BEIRUT // The telecoms tycoon Najib Miqati, who is backed by Hizbollah and its allies, was appointed today as prime minister-designate by Lebanon's president, Michel Suleiman, a presidential statement said.
Sources said Mr Miqati, a Sunni from Tripoli, won the nomination of 68 members of parliament of the country's 128-member assembly.
Speaking after the appointment, Mr Miqati said he would start talks to form the government on Thursday and urged all Lebanese factions to overcome their differences.
However, the choice of Mr Miqati set off a "day of rage" by Sunnis who burned tyres and a van belonging to the television station Al Jazeera to protest against the Shiite militant group's rising power.
Mr Miqati won a majority of parliament support in two days of voting, defeating the Western-backed prime minister Saad Hariri. The president will now ask Mr Miqati to try to form a new government that could be controlled by Hizbollah and its allies and give the group an unprecedented level of political power in Lebanon.
The vote caps Hizbollah's steady rise over the past few decades from a resistance group fighting Israel to Lebanon's most powerful military and political force. The events of the past few days drew warnings from the US that its support for Lebanon could be in jeopardy, demonstrating the risks of international isolation if Hizbollah pushes its power too far.
Hizbollah's Sunni rivals, who support Mr Hariri, demonstrated for a second day across the country, including in the capital Beirut and on the main highway linking the capital with the southern port city of Sidon. A senior military official said several armed men fired in the air in west Beirut, but the army intervened and dispersed them.
The largest gathering today was in the northern city of Tripoli, a predominantly Sunni area and a hotbed of fundamentalists, where thousands of people converged at a major square. Al Jazeera said none of its crew was injured when protesters attacked the station's van.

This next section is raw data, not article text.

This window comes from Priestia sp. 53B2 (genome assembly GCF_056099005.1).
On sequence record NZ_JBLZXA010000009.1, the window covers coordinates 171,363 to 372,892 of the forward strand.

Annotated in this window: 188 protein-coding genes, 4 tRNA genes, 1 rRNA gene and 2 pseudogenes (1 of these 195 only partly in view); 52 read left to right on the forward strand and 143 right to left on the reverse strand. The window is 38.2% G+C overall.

Soldiers also clashed with demonstrators in the town of Naameh, south of Beirut, and two civilians were wounded, security officials said.
Mr Hariri thanked people for their support but called for restraint.
"I understand your emotions … but this rage should not lead us to what is against our morals, faith and beliefs," he said.
Many fear Lebanon's political crisis could re-ignite sectarian fighting similar to Shiite-Sunni street clashes that killed 81 people in Beirut in 2008. But besides the protest in Tripoli, the gatherings today were mostly localised and not hugely disruptive.
Mr Miqati urged calm today and said he wanted to represent all of Lebanon. "This is a democratic process," Mr Miqati told reporters. "I want to rescue my country."
Hizbollah brought down Saad Hariri's Western-backed government on January 12 when he refused the group's demand to cease cooperation with a UN-backed tribunal investigating the assassination of his father, the then prime minister, Rafik Hariri, in 2005.
Hizbollah, which denies any role in the killing, is widely expected to be indicted.
The group can now either form its own government, leaving Mr Hariri and his allies to become the opposition, or it can try to persuade Mr Hariri to join a national unity government. Hizbollah's leader, Hassan Nasrallah, said in a speech on Sunday night, that he favoured a unity government.
Mr Hariri said on Monday that he will not join a government headed by a Hizbollah-backed candidate. Mr Hariri's Future bloc declared a day of peaceful protests today but called it a "day of rage" and played on the sectarian dimension of the conflict.
In the United States, which has poured in $720 million in military aid since 2006, a State Department spokesman warned on Monday that continuing US support for Lebanon would be "problematic" if Hizbollah takes a dominant role in the government, though he declined to say what the US would do if, as has turned out. Hizbollah's candidate becomes prime minister.